Inquiring Minds Want To Know: UFS
By sarahsblog on Apr 05, 2005
UFS in Solaris 10
I spent the better part of the last year getting to know UFS. I think we are on a first name basis now :-). Thus, I begin my blog debut with some interesting UFS bugs and how they were fixed.
UFS had many improvements integrated in to Solaris 10 and Solaris 9 9/04: Bug fixes, logging on by default and general robustness improvements. In this post I will talk about three specific bug fixes which affect the UFS tuneable maxcontig and therefore aspects of UFS performance.
4639871 Logging ufs fails to boot from ATA drive on Ultra-10 if maxphys is too large
4638166 Ultra 5/10 panics with simba and pci errors if logging enabled and maxphys > 1MB
4349828 Inconsiderate tuning of maxcontig causes scsi bus to hang
As a result of these bugs, UFS in Solaris 10 and Solaris 9 9/04 was modified to change the values that could be used to set maxcontig and subsequently the value used for the maximum transfer size when I/O was issued.
Previously, an inconsiderate value set either for maxcontig or maxphys(in /etc/system) would result in a system getting hung. This was due to the fact that the filesystem I/O request size was calculated using the value set for maxcontig. The maximum transfer rate of the underlying device was never considered when calculating the size of the I/O transfer in UFS.
In UFS, the filesystem cluster size, for both reads and writes, is set to the value set for maxcontig. The filesystem cluster size is used to determine:
- The maximum number of logical blocks contiguously
laid out on disk for a UFS filesystem before inserting
a rotational delay.
- When, and the amount to read ahead and/or write behind if
the sequential IO case is found. The algorithm
that determines sequential read ahead in UFS is broken, so
system administrators use the maxcontig value to tune
their filesystems to achieve better random I/O performance.
- The UFS filesystem cluster size also indicates how many pages to attempt to push out to disk at a time. It also determines the frequency of pushing pages because in UFS pages are clustered for writes, based on the filesystem cluster size.
How These Bugs Were Fixed:
1) The UFS filesystem cluster size(maxcontig) and I/O transfer size were separated, therefore removing the dependency that was causing systems to hang. UFS will no longer allow a setting of maxcontig to interrupt or hang any I/O requests to the device. UFS will always issue I/O requests that <= maximum transfer size of the device hosting the filesystem.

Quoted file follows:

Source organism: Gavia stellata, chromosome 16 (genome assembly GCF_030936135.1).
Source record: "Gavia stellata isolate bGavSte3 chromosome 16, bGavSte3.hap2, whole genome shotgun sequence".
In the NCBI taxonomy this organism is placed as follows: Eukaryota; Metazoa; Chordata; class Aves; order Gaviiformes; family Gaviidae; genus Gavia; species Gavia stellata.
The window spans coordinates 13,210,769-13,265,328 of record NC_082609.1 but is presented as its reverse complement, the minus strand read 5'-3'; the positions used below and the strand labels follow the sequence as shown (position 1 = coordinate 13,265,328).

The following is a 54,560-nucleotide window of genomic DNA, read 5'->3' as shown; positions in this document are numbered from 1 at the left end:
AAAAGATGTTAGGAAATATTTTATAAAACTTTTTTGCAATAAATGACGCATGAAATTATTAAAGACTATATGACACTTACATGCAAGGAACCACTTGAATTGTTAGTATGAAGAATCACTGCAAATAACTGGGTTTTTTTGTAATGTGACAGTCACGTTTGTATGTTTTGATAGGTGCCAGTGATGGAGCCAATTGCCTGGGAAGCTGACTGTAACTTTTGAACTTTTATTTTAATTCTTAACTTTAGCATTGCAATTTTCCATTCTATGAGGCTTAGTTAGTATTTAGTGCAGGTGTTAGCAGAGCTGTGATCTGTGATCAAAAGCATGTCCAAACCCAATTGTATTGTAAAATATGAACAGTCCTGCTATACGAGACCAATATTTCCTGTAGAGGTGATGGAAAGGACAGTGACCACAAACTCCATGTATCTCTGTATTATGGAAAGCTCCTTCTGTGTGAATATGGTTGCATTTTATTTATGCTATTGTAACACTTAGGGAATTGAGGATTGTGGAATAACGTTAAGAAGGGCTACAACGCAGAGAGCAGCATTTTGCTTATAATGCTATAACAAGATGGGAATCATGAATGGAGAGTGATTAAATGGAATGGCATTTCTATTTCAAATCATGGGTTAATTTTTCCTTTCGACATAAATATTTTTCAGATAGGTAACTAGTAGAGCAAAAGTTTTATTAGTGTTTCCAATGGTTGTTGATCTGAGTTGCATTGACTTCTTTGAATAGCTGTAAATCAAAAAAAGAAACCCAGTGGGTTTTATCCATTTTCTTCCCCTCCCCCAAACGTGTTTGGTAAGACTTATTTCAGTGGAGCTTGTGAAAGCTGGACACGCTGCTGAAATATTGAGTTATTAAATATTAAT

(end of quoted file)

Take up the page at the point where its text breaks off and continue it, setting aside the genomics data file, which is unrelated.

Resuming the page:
The UFS filesystem cluster size is still set using the value indicated for maxcontig. The I/O transfer size will be set in UFS as shown below.
2) The value for rotational delay(gap mkfs(1M),-d tunefs(1M)) no longer makes sense. The devices today are very sophisticated and do not need a delay artificially built in via software. As noted above, the value of maxcontig, determines the length of contiguous blocks placed on disk, before inserting space to account for rotational delay. The value for rotational delay has been obsoleted in Solaris 10 and Solaris 9 9/04 and defaults to 0 now, ensuring contiguous allocation.
Transfer size of I/O requests in UFS:
The device that hosts the filesystem will be queried as to the maximum transfer size it can handle, and the UFS I/O transfer size will default to this, if this information is obtainable. If the device does not support obtaining the maximum transfer data, the maximum transfer will be set using:
- min(maxphys, ufs_maxmaxphys).
- ufs_maxmaxphys is currently set to 1MB.
If, however the user sets the value of maxcontig to be less than the maximum device transfer size, UFS will honor the value of maxcontig as the maximum value for data transfers on this device.
The default value is determined from the disk drive's maximum transfer size as noted above. Any positive integer value is acceptable when setting this parameter, via tunefs(1M) or mkfs(1M).